In 1974, Howard University in Washington, D.C., launched what was to become the first historically Black university to have an accredited physical therapy program. Today there are eight historically Black colleges and universities, or HBCUs, that offer DPT programs. I am a proud alumna of one of them — University of Maryland Eastern Shore — and I believe that our country's HBCUs are an invaluable source of education and support that should be at the top of any aspiring African American's list of PT schools.
I didn't discover HBCUs on my own. In fact, HBCUs have played an important role in preparing many of my family members for their careers. My parents, grandparents, brother, and numerous aunts, uncles, and cousins are graduates of HBCUs. Their explanations of their college experiences and pictures helped to define my vision of college and influenced me to attend an HBCU for my undergraduate degree.
In the fall of 1992, I entered Spelman College in Atlanta, one of two HBCUs for women in the United States. Our professors and faculty encouraged us to be leaders in our chosen courses of study and helped us to become what they called “women who change the world.” There was nothing we could not accomplish because of our race or gender, and Spelman prepared us to make a difference in the world.
When I mentioned to fellow Spelman alumna that I was considering a career as a physical therapist, she set up a meeting between me and another Spelman alumna —a retired physical therapist who went to PT school in the 1950s. She encouraged me to pursue a career as a PT and told me that Spelman had prepared me to become a physical therapist. It was from this nurturing and supportive undergraduate environment that I gained my confidence to pursue physical therapy as a career.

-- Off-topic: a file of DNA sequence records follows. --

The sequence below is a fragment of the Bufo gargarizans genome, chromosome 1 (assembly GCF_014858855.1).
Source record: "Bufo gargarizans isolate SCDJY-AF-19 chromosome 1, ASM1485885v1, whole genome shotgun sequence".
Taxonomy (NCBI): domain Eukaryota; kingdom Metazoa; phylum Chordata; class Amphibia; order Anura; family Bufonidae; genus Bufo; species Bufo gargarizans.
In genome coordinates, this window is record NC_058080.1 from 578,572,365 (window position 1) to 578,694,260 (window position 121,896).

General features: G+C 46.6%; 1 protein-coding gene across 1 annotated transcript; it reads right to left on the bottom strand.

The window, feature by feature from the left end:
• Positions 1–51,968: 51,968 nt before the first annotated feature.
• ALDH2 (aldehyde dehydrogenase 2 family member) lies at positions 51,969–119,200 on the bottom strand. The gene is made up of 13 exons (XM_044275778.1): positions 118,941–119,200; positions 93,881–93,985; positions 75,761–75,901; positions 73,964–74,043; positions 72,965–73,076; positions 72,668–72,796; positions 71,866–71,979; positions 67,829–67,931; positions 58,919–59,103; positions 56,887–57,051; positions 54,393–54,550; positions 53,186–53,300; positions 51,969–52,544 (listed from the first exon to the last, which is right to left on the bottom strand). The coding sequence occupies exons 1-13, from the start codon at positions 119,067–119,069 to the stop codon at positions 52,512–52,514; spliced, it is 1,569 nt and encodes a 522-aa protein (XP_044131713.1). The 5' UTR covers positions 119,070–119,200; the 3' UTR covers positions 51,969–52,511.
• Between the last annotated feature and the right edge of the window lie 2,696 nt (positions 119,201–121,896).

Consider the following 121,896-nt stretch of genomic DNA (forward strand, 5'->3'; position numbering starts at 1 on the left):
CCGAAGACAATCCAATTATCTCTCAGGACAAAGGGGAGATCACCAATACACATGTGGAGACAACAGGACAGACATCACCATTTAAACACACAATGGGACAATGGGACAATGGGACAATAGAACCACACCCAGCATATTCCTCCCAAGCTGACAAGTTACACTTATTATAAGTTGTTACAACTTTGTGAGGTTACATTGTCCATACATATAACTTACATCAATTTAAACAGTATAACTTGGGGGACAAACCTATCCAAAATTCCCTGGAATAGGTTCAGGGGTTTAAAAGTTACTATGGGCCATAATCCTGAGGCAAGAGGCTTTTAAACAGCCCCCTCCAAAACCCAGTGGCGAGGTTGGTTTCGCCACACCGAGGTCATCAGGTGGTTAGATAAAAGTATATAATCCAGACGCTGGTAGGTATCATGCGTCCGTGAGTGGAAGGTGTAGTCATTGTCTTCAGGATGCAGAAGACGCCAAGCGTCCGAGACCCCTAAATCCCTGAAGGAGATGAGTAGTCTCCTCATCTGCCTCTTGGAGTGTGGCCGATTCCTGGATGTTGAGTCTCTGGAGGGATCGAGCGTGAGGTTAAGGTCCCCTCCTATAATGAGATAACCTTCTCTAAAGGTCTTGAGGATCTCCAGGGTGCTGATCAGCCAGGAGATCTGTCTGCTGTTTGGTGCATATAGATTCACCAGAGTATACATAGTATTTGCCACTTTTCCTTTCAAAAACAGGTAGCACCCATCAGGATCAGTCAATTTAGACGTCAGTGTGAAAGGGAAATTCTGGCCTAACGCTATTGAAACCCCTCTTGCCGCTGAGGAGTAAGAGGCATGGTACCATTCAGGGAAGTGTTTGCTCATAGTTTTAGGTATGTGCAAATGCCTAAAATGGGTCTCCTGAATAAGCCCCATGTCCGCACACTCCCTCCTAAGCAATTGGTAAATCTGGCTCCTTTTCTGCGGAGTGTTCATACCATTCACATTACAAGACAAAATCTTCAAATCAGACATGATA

After Spelman I wanted to stay closer to home for physical therapy school and applied to the University of Maryland Eastern Shore.
Prior to entering the program, I assumed that as students in an HBCU most of my classmates would be African American, but that was not the case. Although the undergraduate student population at UMES was primarily African American, the student population of the graduate program in physical therapy was not. In fact, in my graduating class of approximately 24 students, only two of us were African American.
I enjoyed my time at UMES and was always challenged to do my best by my professors, classmates, and other faculty members. Our faculty worked hard to support us in the classroom and on affiliations to prepare us for physical therapy careers, and I felt confident that they had provided us with the knowledge and expertise to make a difference in the world of physical therapy. But it wasn’t just the teachers — there was also a camaraderie among the African American students from the other classes that pushed us to succeed.